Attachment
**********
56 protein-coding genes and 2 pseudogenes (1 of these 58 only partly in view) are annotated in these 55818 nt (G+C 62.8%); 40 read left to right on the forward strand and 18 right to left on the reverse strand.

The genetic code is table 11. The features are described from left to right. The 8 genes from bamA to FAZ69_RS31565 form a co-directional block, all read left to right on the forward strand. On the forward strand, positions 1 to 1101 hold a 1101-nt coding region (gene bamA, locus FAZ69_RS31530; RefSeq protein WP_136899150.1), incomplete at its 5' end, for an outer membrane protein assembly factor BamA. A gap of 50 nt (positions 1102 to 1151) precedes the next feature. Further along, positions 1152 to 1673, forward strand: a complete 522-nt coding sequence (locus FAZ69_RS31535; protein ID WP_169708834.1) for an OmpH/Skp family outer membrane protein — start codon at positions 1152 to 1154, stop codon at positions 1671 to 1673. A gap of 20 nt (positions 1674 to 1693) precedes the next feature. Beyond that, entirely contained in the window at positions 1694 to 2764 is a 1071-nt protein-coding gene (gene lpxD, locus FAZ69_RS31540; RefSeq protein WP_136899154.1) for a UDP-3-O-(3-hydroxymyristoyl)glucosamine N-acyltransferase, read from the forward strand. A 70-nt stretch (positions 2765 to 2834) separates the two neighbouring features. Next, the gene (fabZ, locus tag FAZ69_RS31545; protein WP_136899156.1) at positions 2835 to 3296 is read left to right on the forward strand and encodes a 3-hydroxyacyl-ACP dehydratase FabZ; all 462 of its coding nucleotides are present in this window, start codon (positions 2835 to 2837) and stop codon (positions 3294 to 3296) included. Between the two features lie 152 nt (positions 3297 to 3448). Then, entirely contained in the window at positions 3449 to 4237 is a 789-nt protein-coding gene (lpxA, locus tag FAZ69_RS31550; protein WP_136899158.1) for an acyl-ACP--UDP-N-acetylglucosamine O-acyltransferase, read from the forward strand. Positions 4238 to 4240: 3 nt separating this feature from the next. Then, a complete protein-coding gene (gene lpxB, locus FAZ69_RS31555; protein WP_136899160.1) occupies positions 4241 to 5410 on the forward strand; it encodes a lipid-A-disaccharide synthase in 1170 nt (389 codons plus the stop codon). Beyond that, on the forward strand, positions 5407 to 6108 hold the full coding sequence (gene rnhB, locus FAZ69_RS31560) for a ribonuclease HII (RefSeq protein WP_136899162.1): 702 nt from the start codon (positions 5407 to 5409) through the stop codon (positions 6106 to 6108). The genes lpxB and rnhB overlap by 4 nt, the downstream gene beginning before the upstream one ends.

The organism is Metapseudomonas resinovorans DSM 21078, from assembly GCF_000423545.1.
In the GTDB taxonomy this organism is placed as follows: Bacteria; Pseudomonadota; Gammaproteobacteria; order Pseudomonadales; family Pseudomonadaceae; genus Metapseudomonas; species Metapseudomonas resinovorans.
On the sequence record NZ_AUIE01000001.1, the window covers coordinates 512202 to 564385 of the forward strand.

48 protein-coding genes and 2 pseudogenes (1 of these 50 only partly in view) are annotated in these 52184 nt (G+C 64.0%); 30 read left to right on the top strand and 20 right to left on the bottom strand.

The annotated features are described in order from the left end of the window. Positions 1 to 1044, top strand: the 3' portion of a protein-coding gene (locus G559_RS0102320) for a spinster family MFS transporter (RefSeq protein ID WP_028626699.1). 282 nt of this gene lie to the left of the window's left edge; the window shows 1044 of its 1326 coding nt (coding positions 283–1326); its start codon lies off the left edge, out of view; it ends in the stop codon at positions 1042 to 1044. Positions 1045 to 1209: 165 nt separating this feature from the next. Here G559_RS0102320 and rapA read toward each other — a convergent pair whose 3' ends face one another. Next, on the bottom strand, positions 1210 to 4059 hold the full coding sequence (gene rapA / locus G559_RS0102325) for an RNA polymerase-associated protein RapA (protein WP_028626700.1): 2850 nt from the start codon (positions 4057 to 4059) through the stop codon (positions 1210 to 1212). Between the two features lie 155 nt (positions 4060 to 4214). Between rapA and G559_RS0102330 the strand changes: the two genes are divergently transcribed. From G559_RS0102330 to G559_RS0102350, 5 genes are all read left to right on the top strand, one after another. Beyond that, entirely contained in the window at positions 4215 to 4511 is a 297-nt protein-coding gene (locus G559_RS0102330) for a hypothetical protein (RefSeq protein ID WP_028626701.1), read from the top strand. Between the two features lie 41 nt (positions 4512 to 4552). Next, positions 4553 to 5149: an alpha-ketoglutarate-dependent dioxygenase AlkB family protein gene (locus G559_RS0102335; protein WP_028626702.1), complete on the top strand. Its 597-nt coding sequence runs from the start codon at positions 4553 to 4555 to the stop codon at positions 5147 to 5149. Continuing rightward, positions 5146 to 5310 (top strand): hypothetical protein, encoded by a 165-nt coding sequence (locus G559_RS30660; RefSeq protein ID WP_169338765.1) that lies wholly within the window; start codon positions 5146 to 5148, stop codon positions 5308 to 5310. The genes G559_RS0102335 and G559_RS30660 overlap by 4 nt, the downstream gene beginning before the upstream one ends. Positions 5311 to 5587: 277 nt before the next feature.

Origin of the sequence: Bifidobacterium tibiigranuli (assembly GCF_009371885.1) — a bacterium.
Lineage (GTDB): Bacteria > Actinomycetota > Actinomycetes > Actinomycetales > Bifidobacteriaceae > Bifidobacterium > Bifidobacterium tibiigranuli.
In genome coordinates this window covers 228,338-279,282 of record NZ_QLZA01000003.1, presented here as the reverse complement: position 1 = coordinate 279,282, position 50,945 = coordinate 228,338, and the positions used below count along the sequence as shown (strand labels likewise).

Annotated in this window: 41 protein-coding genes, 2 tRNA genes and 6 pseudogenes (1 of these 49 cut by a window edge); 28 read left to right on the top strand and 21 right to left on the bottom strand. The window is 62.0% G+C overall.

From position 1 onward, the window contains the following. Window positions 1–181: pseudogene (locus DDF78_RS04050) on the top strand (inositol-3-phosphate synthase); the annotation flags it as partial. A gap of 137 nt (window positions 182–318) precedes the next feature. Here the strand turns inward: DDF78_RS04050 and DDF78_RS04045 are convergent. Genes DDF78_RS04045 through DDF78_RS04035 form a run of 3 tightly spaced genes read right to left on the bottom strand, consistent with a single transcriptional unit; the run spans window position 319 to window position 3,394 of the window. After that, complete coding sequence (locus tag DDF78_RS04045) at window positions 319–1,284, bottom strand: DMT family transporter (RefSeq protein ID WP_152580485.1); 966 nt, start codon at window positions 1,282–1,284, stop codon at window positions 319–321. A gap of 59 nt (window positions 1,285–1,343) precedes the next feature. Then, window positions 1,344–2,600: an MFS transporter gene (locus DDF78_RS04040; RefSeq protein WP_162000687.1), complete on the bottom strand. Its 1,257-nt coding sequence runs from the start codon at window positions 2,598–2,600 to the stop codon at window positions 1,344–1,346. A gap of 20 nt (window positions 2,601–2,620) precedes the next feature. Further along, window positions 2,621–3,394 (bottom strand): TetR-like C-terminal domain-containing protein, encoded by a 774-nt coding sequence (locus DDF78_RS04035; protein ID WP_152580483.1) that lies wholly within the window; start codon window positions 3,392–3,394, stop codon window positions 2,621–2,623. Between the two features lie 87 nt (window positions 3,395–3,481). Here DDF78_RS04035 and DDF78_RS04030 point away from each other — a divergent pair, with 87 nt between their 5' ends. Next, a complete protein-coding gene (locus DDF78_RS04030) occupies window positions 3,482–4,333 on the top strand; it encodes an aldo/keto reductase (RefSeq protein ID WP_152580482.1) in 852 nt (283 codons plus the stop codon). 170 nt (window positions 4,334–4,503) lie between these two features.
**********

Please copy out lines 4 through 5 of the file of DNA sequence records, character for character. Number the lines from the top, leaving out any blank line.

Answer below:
In the GTDB taxonomy this organism is placed as follows: Bacteria; Pseudomonadota; Gammaproteobacteria; order Pseudomonadales; family Pseudomonadaceae; genus Metapseudomonas; species Metapseudomonas resinovorans.
On the sequence record NZ_AUIE01000001.1, the window covers coordinates 512202 to 564385 of the forward strand.